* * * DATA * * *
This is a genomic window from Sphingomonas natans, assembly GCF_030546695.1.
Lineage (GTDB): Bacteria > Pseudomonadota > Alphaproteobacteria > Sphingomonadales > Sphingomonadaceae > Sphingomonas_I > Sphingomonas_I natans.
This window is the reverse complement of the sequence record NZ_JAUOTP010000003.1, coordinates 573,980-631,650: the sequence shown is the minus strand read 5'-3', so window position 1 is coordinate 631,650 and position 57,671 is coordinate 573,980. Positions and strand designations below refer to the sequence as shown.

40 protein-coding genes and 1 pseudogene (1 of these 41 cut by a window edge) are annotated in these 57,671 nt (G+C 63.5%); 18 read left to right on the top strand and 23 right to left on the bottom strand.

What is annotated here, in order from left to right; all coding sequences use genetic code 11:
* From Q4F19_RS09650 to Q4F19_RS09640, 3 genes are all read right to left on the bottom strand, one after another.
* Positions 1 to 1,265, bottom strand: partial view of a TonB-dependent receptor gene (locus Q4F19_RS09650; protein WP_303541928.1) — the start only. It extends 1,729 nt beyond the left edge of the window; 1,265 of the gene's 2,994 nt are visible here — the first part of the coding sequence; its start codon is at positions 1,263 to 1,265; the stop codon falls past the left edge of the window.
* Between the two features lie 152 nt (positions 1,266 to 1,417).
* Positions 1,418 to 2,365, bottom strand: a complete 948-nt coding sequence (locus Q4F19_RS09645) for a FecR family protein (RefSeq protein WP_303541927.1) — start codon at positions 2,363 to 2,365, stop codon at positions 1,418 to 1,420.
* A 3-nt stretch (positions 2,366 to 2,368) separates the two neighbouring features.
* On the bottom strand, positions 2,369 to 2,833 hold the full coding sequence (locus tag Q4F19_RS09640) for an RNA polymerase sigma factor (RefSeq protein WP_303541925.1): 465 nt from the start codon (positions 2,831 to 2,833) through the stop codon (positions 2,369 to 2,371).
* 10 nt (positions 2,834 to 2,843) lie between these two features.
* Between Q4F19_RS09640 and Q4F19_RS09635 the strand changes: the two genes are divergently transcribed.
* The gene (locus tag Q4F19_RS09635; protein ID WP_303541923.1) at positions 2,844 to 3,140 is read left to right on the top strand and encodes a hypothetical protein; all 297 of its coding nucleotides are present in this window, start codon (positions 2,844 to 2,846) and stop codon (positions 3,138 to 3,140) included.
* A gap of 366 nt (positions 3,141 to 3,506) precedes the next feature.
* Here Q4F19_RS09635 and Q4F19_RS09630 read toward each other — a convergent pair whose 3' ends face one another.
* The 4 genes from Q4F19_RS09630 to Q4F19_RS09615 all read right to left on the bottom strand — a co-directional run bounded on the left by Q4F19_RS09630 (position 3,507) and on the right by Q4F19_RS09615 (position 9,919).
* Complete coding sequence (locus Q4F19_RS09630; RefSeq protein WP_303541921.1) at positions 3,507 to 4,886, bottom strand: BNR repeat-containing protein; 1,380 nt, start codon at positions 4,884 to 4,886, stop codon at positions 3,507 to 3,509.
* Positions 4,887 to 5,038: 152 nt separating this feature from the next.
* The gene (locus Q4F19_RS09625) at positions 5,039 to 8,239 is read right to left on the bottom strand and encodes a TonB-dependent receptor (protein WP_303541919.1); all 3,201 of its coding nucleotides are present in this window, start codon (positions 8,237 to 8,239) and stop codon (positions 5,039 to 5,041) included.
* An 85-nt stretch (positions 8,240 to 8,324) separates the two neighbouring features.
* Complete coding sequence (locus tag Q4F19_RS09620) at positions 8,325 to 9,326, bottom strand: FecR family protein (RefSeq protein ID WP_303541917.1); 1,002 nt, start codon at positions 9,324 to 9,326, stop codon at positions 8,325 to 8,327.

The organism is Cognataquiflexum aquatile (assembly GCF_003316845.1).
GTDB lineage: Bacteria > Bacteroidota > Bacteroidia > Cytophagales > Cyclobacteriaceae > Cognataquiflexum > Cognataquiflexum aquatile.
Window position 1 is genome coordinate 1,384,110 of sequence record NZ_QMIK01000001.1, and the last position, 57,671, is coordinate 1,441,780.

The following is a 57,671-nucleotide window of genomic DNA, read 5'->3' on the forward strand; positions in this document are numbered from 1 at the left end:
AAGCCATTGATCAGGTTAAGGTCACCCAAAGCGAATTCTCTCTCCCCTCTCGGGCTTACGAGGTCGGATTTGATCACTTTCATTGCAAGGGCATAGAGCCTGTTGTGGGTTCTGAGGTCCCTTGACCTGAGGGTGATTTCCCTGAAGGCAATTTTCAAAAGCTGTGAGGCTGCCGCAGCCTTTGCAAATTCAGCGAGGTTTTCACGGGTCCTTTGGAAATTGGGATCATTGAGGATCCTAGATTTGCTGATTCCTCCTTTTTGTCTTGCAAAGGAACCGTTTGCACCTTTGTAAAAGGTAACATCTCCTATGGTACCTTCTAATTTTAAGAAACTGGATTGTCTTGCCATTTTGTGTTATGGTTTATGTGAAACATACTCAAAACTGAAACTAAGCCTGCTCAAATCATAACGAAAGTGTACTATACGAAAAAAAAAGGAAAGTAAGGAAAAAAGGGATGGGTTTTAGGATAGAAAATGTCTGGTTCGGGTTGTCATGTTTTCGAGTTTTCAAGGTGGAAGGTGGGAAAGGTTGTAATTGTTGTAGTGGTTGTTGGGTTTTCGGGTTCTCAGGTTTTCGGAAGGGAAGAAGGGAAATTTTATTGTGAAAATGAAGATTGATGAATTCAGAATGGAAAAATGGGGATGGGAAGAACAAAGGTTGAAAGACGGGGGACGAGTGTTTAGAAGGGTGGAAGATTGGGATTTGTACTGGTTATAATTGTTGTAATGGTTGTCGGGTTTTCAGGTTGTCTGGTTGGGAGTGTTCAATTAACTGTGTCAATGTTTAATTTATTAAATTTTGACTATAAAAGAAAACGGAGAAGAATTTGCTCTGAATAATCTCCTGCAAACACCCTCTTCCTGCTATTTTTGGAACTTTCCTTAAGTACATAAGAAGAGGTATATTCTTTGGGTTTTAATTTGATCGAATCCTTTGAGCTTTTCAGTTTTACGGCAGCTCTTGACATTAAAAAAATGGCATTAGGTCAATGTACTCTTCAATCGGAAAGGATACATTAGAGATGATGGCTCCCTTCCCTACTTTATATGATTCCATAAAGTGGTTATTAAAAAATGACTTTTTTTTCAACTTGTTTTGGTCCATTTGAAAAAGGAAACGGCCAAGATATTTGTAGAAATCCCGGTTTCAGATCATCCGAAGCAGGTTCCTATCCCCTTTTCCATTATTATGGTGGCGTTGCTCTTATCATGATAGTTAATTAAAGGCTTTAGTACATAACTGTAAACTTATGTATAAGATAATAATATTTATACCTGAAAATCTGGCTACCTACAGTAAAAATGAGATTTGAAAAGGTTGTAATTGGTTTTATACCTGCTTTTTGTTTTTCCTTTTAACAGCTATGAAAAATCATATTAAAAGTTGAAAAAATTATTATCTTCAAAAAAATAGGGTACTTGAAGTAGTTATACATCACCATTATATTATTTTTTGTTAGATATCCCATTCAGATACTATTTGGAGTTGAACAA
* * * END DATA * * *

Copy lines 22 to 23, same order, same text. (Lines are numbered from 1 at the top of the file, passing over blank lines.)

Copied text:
* Complete coding sequence (locus tag Q4F19_RS09620) at positions 8,325 to 9,326, bottom strand: FecR family protein (RefSeq protein ID WP_303541917.1); 1,002 nt, start codon at positions 9,324 to 9,326, stop codon at positions 8,325 to 8,327.

The organism is Cognataquiflexum aquatile (assembly GCF_003316845.1).